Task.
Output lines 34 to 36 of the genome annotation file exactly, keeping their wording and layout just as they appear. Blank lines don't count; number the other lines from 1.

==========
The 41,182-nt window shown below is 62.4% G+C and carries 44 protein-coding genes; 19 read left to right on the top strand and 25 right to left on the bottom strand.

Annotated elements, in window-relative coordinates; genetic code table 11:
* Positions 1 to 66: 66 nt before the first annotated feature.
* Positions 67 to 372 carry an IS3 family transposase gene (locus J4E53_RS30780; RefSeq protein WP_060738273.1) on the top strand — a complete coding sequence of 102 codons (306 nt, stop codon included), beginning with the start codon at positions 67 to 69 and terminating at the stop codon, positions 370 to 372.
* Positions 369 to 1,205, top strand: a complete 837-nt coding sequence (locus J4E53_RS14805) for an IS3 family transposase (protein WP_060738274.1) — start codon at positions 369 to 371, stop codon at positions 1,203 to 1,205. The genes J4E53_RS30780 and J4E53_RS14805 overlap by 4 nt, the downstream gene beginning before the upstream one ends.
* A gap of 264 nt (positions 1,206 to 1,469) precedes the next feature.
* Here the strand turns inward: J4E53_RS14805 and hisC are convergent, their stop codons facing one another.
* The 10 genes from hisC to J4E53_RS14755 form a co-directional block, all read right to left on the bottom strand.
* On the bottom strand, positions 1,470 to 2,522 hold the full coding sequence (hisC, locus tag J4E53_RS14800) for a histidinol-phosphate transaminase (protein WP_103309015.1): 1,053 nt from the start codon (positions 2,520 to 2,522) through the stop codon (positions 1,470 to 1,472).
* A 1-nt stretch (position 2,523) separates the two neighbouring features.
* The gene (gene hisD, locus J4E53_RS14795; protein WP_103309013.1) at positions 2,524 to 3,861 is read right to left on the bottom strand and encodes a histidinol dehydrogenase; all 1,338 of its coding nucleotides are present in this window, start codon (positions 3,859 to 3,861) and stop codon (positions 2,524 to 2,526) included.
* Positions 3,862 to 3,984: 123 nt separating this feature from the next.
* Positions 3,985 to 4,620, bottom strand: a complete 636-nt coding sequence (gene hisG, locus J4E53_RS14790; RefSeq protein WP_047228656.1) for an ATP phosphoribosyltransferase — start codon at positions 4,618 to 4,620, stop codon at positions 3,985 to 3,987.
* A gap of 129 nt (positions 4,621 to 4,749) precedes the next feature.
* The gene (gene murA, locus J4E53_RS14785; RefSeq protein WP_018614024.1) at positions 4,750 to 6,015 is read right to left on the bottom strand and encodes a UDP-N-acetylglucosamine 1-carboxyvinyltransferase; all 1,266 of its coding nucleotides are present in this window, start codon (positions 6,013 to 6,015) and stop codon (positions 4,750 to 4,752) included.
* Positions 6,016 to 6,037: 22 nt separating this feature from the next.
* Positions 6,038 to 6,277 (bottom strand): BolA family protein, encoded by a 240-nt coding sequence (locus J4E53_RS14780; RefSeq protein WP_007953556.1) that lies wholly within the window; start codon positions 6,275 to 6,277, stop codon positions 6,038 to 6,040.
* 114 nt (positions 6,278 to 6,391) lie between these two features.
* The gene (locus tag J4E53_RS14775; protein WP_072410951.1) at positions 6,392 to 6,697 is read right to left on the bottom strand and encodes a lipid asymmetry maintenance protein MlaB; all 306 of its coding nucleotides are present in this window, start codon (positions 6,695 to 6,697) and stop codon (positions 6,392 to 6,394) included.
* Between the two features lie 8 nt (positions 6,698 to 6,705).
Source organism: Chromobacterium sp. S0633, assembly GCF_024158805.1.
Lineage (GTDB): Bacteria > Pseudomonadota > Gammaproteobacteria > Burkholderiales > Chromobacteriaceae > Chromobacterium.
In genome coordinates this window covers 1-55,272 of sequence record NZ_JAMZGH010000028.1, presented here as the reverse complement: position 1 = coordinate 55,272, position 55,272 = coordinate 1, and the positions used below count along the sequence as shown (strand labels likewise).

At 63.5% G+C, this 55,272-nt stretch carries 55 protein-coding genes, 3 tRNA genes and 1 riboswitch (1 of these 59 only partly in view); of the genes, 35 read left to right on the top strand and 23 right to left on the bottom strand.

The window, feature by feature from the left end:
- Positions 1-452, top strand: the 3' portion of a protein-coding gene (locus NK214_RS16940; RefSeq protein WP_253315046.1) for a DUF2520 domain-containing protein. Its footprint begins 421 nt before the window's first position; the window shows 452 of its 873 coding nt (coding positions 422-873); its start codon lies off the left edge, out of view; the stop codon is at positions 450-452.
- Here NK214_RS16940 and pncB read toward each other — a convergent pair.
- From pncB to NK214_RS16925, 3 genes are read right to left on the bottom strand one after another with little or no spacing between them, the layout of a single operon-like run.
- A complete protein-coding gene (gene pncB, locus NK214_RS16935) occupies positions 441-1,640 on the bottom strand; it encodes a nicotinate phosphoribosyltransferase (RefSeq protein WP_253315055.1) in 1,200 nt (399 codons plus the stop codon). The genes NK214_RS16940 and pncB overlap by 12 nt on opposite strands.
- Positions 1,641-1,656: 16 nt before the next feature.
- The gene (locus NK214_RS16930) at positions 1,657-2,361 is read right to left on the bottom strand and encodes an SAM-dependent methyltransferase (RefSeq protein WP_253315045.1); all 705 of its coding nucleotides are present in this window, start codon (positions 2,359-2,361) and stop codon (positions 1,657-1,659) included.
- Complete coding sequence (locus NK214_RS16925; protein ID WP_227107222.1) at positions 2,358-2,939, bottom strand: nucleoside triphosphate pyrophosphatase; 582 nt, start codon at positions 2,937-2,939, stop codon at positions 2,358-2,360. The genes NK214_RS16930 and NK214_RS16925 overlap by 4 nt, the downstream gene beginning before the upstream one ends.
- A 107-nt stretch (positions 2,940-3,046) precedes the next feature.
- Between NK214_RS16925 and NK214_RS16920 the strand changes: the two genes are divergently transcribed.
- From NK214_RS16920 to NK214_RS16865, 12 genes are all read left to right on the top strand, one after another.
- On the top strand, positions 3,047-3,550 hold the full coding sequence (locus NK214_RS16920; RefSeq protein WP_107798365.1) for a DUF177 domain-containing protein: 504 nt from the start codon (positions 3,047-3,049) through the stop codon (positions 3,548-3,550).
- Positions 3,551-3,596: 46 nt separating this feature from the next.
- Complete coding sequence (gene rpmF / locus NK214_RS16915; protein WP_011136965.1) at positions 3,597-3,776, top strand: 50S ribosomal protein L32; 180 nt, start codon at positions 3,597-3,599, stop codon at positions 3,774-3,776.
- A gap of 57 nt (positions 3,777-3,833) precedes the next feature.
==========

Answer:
- Between NK214_RS16925 and NK214_RS16920 the strand changes: the two genes are divergently transcribed.
- From NK214_RS16920 to NK214_RS16865, 12 genes are all read left to right on the top strand, one after another.
- On the top strand, positions 3,047-3,550 hold the full coding sequence (locus NK214_RS16920; RefSeq protein WP_107798365.1) for a DUF177 domain-containing protein: 504 nt from the start codon (positions 3,047-3,049) through the stop codon (positions 3,548-3,550).